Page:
Monday, July 21, 2008

"Can't Stop Thinking About Her" / The Red Button

I go back and forth on this group. When my friend Frank suggested I listen to their song "Cruel Girl," I liked it instantly, and their other songs sounded so good (at least in 30-sec0ond preview bites), I decided to download the whole album. Just the sort of catchy, melodic pop I tend to like.

Then I googled around and learned a little more about the band. It's really two guys, Seth Swirsky and Mike Ruekberg, a pair of veteran L.A. songwriters/session men. (Mike's the one with the glasses; I'm a sucker for rockers in glasses.) I dig the fact that they've bonded over their love of classic pop love songs, but somehow it troubles me that these guys are seasoned pros and not some callow kids. Maybe it's because these songs celebrate the kind of exuberant over-the-top love that only adolescents believe in (and frankly, these days even adolescents seem to know better). These songs just don't seem to come from the heart -- but hey, I could be wrong.

I can't help being pulled in by well-crafted lyrics like these: "She’s stuck in my head like a beautiful song /I’ve tried to fight it, now I’m singing along," or "She holds my attention, she breaks my resolve / She poses more problems than I’ll ever solve." If anybody ever described me with phrases like "her impossible hair, her curious mouth /She’s a jigsaw puzzle that I can’t figure out" I'd be damn flattered. But does it really say anything new about love? (Am I asking too much?)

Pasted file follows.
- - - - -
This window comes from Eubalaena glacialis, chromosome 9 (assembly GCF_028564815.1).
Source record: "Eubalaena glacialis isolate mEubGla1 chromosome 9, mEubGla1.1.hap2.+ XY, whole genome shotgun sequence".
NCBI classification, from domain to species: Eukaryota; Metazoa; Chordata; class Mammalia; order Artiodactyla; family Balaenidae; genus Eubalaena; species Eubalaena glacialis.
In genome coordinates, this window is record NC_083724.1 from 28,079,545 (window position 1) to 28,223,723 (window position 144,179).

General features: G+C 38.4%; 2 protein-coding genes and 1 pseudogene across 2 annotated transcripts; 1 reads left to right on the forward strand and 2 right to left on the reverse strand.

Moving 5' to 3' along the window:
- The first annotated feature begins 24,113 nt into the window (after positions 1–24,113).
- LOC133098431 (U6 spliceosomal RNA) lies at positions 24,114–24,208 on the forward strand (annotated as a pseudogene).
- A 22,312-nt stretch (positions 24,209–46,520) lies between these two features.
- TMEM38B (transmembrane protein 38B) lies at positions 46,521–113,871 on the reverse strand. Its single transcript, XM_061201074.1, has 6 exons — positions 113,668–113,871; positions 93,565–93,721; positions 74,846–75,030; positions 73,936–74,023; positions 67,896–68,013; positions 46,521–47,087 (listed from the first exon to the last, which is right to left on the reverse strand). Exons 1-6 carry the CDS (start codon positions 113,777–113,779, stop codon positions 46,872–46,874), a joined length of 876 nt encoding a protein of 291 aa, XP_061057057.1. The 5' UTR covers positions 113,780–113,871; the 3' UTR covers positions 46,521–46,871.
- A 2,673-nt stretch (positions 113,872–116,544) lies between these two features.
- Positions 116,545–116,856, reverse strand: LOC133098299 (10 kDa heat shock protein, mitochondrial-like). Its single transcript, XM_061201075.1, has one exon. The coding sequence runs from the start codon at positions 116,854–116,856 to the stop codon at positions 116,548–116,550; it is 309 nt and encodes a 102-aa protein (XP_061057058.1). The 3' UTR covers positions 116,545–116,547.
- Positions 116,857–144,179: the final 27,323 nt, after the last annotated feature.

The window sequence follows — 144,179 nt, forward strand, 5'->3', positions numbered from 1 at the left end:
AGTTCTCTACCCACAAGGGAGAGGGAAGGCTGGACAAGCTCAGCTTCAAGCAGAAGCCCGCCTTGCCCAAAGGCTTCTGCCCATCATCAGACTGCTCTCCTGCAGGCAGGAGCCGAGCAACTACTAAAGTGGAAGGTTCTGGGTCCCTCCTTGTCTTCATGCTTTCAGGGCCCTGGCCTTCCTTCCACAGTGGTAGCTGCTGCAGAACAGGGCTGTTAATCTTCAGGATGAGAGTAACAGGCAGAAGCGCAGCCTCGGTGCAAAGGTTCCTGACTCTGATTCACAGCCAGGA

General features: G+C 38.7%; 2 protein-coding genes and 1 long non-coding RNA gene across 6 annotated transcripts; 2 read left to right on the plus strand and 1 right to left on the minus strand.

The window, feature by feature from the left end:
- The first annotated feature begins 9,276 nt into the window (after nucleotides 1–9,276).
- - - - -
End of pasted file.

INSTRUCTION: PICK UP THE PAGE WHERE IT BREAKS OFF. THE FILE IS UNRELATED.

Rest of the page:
And it's such a lusciously produced track -- a dense tapestry of jangly guitar and floaty vocal harmonies -- there isn't a whiff of anything neurotic about this guy's obsession (just compare it to the tantalizing sickness of Elvis Costello's "I Want You" or the Police's "Every Breath You Take"). Sorry, but I can't help longing for a little modern neurosis. Even Marshall Crenshaw lets a little neurosis seep in under the surface of his retro pop songs.

Then there's the question of borrowed riffs. The guitar intro to this song gets me all primed to hear the Byrd's "Mr. Tambourine Man" -- I feel a flicker of disappointment when it isn't. Call it "homage" if you like, but the echoes of other artists on this album end up just distracting me -- the Buckinghams and the Beatles and the Association and the Lovin' Spoonful all dance through the Red Button's sound. They even throw in some Herb Alpert-style horns here and there. The result sounds great -- but are they creatively re-using tried-and-true pop elements, or triggering a knee-jerk aural response by recyling familiar riffs?

And yet, and yet, and yet -- am I too jaded? This is an incredibly sunny, tuneful number, and it's stuck now in my head good and proper. Like the singer croons so earnestly in the bridge, "I was hoping to use my head today / For anything else instead today / But there’s only room for her." I can't get this happy tune out of my head, either. For that alone, the Red Button deserve a high-five.

Can't Stop Thinking About Her sample


Joanne said...

Hey Holly, Just found your blog and love your music talk, particularly when you tie it in to the 70s (Hall&Oates) and 60s (Who/McCartney). Great posts. Music's very much influenced my life, so it's great to find this blog.

Holly A Hughes said...

Thanks, Joanne, nice to hear from you!